By Leslie Wolcott, Director of Communications for Roanoke Chowan Community Health Center
Ahoskie, North Carolina is the kind of place where you can invite everyone to an event at No Man’s Land on Main Street and they’ll know what you’re talking about. On Wednesday, July 29, the town of Ahoskie and Roanoke Chowan Community Health Center’s (RCCHC) Mobile Health Clinic invited the public to No Man’s Land for Wellness on Wheels. Older folks, young parents with kids, adults and children with their caregivers, friends and family all came by for a health screening and a greeting or three.
The unseasonably pleasant July weather didn’t hurt as up to 6-7 people at a time awaited their health checks. Many stopped by looking for Covid testing, but wound up doing a more comprehensive health screening once they arrived. In addition to the health screenings, patients were given a gift bag including at-home Covid rapid tests, masks, hand sanitizer, and $25 Food Lion gift cards.
Trinetta Campbell stopped by to get screened. She was driving down Main Street and saw the bus. She and the person with whom she works as a caretaker decided “let’s go get our blood pressure checked.” When they arrived, says Campbell, they saw that lot more screenings were available (including A1C, HIV testing, Flu, Strep, Hepatitis C) and completed the whole health screening. While for her, the gift card was certainly a draw to the event, Campbell, already a patient at RCCHC’s Colerain site, noted that it is important to have a mobile unit for folks who can’t get to the doctor and can just walk up for care.
Sherita Vaughan, Practice Manager for the mobile health clinic, noted that she’s excited to partner with others in the community for events like this. “We couldn’t have done this without Mayor White’s commitment to the community,” said Vaughan.
Weyling White, the Mayor of Ahoskie, had the idea for the partnership event. Weyling isn’t just Mayor White; he used to work at RCCHC. “I think that in moving from community health work” (he started as Hertford Health Access Program health access coordinator before moving up to Practice Administrator while at RCCHC) “where I was helping uninsured residents get resources they needed to get access to care with donated provider time, I learned to address transportation, links to services, and wraparound care. Doing that work showed me the real needs of the community, things like housing conditions, traumas related to being adjacent to crime, loss of household earner incomes. Talking those experiences from RCCHC I wanted to do something on a larger scale to affect policy to help people outside the clinic walls.”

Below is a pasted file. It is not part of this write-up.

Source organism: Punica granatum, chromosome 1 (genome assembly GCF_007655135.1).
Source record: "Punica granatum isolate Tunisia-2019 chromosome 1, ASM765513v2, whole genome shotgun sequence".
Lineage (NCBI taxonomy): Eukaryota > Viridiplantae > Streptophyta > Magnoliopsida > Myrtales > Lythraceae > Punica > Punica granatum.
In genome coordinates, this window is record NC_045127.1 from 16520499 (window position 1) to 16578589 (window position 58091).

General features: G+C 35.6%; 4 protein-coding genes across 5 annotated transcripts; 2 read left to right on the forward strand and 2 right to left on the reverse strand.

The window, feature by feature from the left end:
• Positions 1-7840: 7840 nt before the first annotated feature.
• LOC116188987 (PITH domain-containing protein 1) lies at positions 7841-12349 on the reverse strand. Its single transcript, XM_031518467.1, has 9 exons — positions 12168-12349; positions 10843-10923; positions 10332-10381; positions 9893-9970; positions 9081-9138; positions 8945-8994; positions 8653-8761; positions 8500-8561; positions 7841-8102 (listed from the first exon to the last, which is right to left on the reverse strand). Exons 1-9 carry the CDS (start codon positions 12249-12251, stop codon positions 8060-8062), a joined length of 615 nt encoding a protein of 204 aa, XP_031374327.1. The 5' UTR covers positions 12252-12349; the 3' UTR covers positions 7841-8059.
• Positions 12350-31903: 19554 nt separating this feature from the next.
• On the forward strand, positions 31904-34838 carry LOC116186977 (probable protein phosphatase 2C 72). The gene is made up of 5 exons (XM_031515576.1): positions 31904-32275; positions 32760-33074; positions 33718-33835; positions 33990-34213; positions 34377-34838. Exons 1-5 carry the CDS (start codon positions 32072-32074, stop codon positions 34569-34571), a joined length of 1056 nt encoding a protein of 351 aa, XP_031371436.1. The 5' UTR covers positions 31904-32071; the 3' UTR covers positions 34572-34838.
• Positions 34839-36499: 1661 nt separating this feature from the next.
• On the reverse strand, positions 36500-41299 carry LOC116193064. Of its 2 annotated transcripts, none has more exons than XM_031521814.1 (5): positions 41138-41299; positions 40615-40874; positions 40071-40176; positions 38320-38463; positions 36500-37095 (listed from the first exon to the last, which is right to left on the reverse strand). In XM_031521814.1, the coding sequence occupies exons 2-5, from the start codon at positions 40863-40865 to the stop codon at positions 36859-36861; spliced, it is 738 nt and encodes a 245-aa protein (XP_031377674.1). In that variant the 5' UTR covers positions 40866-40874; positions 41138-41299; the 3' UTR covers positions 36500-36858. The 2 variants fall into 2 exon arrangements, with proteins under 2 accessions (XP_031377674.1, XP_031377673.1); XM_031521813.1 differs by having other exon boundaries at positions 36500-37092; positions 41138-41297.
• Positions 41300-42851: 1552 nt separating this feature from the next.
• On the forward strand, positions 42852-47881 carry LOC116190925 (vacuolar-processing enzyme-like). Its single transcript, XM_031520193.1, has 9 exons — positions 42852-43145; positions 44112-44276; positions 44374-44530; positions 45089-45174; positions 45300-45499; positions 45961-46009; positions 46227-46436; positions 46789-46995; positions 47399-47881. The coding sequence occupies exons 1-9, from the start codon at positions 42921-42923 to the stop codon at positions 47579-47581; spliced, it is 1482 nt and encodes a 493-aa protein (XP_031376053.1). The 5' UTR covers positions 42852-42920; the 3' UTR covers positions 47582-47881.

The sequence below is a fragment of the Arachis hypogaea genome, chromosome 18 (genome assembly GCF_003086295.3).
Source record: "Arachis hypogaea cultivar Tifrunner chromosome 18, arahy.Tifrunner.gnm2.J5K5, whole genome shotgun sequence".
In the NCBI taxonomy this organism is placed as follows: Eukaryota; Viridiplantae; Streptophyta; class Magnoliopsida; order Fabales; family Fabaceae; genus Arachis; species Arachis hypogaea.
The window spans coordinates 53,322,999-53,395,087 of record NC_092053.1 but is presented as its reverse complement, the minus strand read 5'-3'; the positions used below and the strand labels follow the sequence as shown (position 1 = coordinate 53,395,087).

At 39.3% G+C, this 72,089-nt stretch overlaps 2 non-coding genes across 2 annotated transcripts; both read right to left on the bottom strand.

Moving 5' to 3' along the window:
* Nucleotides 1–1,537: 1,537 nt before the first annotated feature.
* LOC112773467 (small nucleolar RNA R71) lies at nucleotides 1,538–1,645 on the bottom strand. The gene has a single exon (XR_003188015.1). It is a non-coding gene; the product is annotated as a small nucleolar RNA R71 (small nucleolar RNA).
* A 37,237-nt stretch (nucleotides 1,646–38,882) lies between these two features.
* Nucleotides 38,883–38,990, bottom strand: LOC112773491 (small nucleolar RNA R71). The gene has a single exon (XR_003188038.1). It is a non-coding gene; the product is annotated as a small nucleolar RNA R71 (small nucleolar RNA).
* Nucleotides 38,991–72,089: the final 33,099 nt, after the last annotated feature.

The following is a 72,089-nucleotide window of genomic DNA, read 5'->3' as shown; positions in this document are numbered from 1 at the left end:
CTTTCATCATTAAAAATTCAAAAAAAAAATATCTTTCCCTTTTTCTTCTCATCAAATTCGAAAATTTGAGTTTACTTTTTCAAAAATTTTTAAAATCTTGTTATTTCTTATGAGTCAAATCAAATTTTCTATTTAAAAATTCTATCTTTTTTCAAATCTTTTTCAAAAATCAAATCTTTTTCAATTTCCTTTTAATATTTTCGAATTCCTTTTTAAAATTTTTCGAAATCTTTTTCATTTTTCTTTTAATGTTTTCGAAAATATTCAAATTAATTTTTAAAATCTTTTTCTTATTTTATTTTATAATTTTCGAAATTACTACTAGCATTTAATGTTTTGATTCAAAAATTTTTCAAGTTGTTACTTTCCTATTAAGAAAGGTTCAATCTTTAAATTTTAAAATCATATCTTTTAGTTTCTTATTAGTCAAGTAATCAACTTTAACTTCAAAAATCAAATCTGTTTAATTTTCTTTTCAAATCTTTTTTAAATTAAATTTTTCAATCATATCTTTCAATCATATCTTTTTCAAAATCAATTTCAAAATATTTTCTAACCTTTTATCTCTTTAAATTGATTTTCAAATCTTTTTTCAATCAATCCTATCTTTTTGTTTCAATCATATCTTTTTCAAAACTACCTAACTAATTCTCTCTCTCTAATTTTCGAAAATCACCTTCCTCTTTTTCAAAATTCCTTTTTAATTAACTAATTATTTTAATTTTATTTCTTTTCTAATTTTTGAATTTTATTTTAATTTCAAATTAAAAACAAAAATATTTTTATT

Along with being Mayor, White is a participant in the Jim Bernstein Community Health Leadership Fellows program, which funds a project by each participant. Weyling decided to use his share to provide gift cards for the community at this event in partnership with the town of Ahoskie and RCCHC.
Also at the event was Integrated Family Services’ Nickie Roscoe. “I used to work at RCCHC, and I had a recent behavioral health trauma that happened to me,” Roscoe said. “Teaming up with RCCHC events and the mobile unit could help save a life.” Roscoe explained that Ahoskie police can call Integrated Family Services for a collaborative response to assist if someone is suicidal and can try to help deescalate. The group offers its services as “the eyes and ears of licensed clinical social workers. We can assess community members for mental health needs like hospitalization, or we can recommend therapy or psych or home care.”
Gabriela Alfaro, Nurse Manager of RCCHCs Mobile Health Clinic, said that at the event there were a few patients with extremely high blood pressure. “We were able to connect these patients with follow up appointments at RCCHC clinics for a nursing visit,” she said. “Most of these patients were either not taking their medications as directed or needed further instruction on diet, weight management, etc., so we provided them with education. They were grateful for the screening saying ‘if you don’t know what your numbers are how can you fix them?'” Alfaro noted that the mobile team also does “sometimes catch new diagnoses of prediabetes and connect these patients with providers.”
Despite being located in No Man’s Land, this event was a huge success—by 12:30 p.m. the team had seen over 25 patients—and handed out all their grocery gift cards. Alfaro says planning and attendance take time. “Our initial events have been slow but definitely don’t get discouraged. People need to build a trust for the clinic. The more you are out in the community the more trust you build with the people. So it’s important to build the team with a staff that’s integrated in different aspects of the surrounding community to better gauge what the community needs as far as resources, incentives, and medical care. You definitely have to offer incentives at the beginning to try to build a good rapport. Our [Wellness on Wheels] event definitely reflected this.”